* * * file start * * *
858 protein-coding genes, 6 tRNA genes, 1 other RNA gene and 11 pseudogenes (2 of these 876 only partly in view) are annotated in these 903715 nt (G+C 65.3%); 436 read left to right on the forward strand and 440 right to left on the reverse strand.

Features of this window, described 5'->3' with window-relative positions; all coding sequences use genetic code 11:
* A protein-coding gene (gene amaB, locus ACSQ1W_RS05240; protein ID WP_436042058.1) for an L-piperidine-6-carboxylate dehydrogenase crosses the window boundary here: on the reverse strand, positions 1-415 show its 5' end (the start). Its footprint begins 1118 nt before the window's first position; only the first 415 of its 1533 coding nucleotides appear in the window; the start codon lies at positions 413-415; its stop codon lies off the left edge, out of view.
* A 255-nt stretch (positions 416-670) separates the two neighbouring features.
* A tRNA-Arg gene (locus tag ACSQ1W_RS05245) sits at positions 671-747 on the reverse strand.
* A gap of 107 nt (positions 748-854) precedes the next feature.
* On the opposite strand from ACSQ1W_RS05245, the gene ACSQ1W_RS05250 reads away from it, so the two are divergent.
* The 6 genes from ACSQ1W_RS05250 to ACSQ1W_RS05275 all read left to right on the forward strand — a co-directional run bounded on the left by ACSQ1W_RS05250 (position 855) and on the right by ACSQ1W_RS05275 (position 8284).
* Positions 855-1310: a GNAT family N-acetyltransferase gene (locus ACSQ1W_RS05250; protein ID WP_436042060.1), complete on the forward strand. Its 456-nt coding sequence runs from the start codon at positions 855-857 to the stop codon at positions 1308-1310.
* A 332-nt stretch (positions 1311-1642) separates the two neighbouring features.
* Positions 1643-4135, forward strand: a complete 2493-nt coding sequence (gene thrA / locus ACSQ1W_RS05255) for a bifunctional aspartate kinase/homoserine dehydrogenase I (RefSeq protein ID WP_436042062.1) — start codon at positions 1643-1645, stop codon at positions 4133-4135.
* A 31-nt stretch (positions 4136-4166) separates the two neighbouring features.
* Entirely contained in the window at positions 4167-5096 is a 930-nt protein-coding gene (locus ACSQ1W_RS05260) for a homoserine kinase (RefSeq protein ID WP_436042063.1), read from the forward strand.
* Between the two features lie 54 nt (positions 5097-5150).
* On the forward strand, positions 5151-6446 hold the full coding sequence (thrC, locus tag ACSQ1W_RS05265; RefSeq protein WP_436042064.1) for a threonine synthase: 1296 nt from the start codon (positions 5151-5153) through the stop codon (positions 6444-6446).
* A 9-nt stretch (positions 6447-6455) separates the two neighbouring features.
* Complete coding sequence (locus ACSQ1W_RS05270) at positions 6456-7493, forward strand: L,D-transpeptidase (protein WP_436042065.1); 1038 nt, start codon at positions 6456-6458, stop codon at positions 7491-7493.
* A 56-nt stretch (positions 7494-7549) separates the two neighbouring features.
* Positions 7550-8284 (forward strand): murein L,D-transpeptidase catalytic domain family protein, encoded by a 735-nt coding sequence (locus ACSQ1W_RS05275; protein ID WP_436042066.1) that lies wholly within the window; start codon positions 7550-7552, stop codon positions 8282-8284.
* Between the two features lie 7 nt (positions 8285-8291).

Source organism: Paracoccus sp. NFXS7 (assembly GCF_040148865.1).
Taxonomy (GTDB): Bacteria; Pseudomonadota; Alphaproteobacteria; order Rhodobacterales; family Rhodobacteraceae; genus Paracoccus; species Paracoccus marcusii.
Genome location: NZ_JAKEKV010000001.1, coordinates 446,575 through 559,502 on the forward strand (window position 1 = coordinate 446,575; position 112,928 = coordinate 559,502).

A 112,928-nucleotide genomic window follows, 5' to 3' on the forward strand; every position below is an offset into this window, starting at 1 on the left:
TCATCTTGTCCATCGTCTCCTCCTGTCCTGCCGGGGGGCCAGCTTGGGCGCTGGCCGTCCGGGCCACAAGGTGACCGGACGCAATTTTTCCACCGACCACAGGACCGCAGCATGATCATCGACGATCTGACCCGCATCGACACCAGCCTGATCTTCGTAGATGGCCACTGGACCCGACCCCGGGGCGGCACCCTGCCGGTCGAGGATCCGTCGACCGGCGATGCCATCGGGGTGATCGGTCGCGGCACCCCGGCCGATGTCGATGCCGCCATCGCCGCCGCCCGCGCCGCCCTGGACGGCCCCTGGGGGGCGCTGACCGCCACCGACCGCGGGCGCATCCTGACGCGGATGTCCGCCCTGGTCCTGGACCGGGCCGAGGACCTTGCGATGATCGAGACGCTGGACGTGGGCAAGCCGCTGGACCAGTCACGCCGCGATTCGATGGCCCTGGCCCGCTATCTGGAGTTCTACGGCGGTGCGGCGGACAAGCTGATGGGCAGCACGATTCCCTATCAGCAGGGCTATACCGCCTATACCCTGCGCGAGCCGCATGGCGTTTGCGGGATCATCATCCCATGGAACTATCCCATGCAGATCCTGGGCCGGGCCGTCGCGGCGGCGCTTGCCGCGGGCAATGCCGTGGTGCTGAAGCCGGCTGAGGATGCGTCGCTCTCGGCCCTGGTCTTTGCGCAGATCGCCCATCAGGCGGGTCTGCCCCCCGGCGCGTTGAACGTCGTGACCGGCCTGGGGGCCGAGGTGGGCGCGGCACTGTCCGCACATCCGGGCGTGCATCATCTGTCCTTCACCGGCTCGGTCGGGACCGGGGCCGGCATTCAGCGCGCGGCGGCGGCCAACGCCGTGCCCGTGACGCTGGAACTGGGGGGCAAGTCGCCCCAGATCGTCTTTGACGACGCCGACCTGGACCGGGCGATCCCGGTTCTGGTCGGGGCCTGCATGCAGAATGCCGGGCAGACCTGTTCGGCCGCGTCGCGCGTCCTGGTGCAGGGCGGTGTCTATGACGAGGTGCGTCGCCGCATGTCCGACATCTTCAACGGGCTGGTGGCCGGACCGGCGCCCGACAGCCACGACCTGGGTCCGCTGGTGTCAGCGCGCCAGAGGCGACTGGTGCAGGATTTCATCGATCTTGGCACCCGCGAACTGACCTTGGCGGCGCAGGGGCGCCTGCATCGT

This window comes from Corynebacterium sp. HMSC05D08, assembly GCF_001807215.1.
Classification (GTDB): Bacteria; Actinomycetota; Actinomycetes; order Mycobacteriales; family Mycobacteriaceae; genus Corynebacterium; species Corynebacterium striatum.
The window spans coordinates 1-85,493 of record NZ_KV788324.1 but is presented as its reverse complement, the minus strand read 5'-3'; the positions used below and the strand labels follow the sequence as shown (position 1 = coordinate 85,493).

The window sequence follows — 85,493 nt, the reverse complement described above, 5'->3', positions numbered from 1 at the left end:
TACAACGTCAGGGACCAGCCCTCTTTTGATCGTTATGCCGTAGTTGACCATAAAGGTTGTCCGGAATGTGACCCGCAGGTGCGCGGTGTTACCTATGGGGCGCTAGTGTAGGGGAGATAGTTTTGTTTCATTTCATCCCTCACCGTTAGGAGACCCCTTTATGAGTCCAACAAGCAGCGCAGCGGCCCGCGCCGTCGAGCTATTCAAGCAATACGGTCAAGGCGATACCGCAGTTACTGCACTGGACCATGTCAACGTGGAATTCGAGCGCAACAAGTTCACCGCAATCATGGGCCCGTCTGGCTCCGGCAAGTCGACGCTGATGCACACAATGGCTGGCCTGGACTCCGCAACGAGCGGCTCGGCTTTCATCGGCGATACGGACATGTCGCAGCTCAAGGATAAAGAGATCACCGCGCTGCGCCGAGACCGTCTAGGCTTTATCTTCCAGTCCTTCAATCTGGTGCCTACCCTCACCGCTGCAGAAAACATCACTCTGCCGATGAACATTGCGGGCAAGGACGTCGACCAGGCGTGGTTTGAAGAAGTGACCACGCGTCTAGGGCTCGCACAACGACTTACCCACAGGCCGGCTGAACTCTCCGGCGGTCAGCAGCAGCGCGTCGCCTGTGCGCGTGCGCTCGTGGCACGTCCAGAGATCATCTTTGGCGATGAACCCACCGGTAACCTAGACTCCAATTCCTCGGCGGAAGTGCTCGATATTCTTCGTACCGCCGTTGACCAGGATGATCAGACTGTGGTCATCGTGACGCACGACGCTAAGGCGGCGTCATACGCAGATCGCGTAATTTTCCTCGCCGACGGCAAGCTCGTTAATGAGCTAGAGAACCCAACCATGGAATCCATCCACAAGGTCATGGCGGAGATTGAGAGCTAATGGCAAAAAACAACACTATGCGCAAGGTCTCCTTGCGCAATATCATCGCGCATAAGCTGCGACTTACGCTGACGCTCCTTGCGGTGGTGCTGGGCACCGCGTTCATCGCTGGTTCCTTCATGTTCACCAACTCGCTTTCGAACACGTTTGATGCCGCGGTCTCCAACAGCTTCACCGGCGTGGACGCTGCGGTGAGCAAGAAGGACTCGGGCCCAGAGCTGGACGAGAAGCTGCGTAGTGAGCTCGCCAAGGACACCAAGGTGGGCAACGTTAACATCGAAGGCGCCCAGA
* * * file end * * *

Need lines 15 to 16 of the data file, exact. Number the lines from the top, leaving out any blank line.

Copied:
* On the forward strand, positions 5151-6446 hold the full coding sequence (thrC, locus tag ACSQ1W_RS05265; RefSeq protein WP_436042064.1) for a threonine synthase: 1296 nt from the start codon (positions 5151-5153) through the stop codon (positions 6444-6446).
* A 9-nt stretch (positions 6447-6455) separates the two neighbouring features.